BeefTalk: How Many Cattle Should Go in the Pasture?
Kris Ringwall, Beef Specialist, NDSU Extension
Cattle are in the pasture, but how many should be there? The answer to that question is the heart of a beef operation. Proper utilization of grass is critical.
Stay on Top of Summer Weeds
Dr. Gary Bates
University of Tennessee
After the spring growth of tall fescue is either cut or grazed, weed seeds will germinate and an entire crop of summer weeds begin to develop. Horsenettle, ragweed, spiny pigweed, and tall ironweed are just a few examples. If left unchecked these weeds can quickly begin to dominate a pasture.
Limit-Feeding Offers Producers Alternative to Herd Reduction
With drought conditions firmly entrenched in much of the Southern Plains, the region’s cow/calf producers might want to consider using the limit-feeding method to keep their cows fed, while also keeping feed costs in check, according to one livestock expert.
Nutrition at Conception and Early Gestation Influences Gene Expression
University of Nebraska
This is a review of a 2017 North Dakota State University Beef Report article titled “Moderate nutrient restriction influences expression of genes impacting production efficiencies of beef cattle in fetal liver, muscle and cerebrum by day 50 of gestation.”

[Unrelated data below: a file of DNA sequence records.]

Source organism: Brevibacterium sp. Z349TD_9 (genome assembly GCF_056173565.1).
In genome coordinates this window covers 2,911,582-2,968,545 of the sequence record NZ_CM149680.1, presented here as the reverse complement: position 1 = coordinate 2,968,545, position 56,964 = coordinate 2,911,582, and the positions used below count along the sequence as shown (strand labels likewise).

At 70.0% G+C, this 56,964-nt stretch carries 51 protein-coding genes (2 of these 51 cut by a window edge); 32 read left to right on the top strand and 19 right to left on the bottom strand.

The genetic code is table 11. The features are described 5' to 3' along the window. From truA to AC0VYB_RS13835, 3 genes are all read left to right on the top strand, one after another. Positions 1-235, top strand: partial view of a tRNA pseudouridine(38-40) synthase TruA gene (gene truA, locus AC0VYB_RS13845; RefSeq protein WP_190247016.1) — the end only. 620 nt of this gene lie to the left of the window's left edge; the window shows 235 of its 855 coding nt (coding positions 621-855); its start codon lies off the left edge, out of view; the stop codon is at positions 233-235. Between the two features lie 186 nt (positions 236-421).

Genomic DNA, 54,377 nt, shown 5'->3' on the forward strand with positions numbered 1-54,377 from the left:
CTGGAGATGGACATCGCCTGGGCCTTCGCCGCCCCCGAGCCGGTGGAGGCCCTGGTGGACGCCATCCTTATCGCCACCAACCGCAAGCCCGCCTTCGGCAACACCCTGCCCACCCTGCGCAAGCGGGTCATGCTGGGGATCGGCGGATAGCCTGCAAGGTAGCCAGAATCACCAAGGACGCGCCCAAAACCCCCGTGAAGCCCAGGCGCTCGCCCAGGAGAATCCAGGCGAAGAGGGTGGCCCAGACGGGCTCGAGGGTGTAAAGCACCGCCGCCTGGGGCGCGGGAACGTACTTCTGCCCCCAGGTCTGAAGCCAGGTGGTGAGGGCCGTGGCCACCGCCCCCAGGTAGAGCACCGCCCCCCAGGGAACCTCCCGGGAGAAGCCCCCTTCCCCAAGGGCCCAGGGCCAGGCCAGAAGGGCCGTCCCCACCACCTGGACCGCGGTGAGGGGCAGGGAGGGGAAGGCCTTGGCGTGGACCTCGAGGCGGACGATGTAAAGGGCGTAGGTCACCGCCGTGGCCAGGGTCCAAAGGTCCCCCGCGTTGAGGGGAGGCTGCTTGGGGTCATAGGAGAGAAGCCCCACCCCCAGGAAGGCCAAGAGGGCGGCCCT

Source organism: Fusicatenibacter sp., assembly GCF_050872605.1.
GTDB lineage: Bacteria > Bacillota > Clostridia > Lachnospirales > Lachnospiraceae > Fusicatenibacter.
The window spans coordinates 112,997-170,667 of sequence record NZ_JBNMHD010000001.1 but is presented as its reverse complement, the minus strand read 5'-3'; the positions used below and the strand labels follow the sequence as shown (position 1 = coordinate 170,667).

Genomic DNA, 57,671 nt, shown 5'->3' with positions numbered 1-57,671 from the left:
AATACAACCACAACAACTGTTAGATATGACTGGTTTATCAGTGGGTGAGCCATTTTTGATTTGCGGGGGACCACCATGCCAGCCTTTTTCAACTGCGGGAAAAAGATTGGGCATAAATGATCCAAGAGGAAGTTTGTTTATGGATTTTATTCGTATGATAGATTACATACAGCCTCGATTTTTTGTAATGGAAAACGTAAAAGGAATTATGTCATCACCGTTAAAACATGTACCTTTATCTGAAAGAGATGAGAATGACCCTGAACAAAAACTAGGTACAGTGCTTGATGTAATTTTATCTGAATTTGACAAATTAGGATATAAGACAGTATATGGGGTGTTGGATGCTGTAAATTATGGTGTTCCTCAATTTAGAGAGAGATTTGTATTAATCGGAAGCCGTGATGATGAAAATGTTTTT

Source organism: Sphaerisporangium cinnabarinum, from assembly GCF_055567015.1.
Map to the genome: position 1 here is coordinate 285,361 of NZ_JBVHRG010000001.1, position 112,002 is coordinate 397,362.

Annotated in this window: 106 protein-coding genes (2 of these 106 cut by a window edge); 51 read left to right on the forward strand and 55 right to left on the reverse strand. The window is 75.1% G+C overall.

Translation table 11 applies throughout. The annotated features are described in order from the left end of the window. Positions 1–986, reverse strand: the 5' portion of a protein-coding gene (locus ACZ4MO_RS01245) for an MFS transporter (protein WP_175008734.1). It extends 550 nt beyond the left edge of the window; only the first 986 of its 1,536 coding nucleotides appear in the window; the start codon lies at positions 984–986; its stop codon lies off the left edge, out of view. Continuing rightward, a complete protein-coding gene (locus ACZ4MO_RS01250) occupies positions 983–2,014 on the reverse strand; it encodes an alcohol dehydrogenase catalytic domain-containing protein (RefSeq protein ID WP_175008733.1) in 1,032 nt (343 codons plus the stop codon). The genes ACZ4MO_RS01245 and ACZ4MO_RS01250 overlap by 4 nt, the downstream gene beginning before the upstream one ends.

Increase Your Profit by Understanding Marketing
Marketing is a terribly misunderstood concept. I have asked many people what cattle marketing is, and I get some weird ramblings about a variety of things.
How to Handle Your Show Stock in Summer Heat
Summer heat can be tough on show livestock – or any livestock for that matter. Heat stress causes increased respiration rate, suppressed appetite, fatigue and dehydration, all signs of a lowered immune response. When we think about these traits and the way they impact production, it becomes very evident that the strenuous expectations we put on show livestock to perform at the highest level and look exceptional while doing so clearly becomes a challenge.
End of May is payday for cattle ranchers
From San Jose south down U.S. 101, most folks who live in the valley have little idea what happens in the hills that surround them. The rolling hills are full of life, though, and the cattle industry practiced since the Spanish Vaqueros still thrives.